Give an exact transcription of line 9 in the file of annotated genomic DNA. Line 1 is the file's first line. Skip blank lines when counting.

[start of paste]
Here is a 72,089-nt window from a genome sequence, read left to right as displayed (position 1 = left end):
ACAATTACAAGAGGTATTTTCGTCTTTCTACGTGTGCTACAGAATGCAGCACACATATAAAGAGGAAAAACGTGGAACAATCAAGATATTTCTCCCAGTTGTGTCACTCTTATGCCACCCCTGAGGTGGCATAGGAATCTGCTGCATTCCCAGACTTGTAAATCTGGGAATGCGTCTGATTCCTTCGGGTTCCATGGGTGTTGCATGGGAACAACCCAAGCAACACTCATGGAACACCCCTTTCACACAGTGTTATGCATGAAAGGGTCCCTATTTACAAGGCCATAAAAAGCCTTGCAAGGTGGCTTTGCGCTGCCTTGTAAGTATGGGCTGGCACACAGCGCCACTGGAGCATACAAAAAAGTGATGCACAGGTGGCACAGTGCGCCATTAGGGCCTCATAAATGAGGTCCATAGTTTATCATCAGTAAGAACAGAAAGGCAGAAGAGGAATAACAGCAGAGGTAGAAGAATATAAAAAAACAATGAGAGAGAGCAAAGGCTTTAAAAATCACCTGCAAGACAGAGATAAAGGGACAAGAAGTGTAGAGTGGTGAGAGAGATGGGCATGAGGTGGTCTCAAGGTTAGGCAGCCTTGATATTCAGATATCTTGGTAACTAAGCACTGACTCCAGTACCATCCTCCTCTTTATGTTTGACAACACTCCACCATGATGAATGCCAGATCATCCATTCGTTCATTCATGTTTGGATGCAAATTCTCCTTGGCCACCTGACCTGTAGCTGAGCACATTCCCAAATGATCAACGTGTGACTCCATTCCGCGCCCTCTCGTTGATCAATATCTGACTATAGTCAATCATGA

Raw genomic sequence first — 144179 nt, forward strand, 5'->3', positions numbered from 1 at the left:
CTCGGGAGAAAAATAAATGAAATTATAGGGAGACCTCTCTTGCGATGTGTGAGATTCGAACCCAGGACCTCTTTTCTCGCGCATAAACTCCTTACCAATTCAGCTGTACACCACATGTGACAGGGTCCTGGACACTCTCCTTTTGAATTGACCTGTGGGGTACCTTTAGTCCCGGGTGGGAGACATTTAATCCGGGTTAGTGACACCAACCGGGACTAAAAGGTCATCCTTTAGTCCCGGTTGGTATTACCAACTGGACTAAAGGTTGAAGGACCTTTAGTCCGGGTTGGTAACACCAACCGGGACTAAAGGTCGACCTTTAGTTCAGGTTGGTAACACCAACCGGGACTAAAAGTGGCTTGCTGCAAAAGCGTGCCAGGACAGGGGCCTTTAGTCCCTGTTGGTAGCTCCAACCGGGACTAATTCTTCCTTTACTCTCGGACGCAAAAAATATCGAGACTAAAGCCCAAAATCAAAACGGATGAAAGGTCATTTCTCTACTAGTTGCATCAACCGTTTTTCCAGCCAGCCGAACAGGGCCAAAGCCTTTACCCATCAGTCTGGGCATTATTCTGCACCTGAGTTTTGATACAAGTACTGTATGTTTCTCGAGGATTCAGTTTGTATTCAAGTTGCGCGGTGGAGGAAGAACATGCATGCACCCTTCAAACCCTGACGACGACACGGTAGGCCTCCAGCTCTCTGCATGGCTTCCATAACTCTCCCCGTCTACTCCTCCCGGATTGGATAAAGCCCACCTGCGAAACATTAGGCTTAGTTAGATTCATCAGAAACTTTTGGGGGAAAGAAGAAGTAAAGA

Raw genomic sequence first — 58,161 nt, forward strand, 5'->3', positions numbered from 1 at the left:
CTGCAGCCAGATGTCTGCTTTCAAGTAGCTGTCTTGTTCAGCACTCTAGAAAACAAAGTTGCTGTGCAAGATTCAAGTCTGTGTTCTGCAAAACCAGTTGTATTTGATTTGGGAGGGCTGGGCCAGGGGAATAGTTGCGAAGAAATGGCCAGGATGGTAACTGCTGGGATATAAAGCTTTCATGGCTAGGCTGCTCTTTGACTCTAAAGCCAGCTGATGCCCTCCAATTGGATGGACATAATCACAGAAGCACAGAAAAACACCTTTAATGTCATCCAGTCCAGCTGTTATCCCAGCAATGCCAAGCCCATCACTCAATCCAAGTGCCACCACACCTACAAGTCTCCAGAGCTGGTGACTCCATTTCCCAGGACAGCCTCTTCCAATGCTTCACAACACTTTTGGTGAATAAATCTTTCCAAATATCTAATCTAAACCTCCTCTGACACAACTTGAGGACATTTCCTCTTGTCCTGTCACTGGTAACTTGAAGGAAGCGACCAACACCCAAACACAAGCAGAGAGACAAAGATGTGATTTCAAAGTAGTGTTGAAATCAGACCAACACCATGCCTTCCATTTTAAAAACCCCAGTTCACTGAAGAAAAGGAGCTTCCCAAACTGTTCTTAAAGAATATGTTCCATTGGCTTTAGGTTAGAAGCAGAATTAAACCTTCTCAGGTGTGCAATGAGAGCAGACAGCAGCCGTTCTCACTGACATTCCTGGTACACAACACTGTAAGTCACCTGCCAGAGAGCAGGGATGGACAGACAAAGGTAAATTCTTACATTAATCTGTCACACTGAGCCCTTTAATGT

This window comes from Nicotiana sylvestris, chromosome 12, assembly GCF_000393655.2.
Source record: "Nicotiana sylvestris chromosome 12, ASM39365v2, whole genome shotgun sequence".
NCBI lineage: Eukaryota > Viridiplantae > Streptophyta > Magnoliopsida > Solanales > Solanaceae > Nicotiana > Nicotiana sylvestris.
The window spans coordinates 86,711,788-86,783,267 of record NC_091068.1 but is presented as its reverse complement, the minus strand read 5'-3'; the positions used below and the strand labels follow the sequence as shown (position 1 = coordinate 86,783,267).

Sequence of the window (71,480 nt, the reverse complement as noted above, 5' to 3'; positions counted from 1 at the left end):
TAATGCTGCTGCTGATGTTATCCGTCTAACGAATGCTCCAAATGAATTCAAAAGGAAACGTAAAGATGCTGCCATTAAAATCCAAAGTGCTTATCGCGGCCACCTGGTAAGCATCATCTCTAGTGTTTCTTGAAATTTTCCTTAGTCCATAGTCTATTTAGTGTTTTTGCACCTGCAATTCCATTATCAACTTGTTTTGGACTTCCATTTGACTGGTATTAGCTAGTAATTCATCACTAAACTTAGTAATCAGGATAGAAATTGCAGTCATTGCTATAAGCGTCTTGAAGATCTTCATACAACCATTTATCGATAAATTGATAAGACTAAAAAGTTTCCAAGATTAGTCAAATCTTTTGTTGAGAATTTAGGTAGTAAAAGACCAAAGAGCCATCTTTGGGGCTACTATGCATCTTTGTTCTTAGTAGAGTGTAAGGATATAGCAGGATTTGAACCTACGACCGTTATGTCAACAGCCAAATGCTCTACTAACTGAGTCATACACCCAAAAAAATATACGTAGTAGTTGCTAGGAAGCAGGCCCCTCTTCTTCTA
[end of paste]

NCBI lineage: Eukaryota > Viridiplantae > Streptophyta > Magnoliopsida > Solanales > Solanaceae > Nicotiana > Nicotiana sylvestris.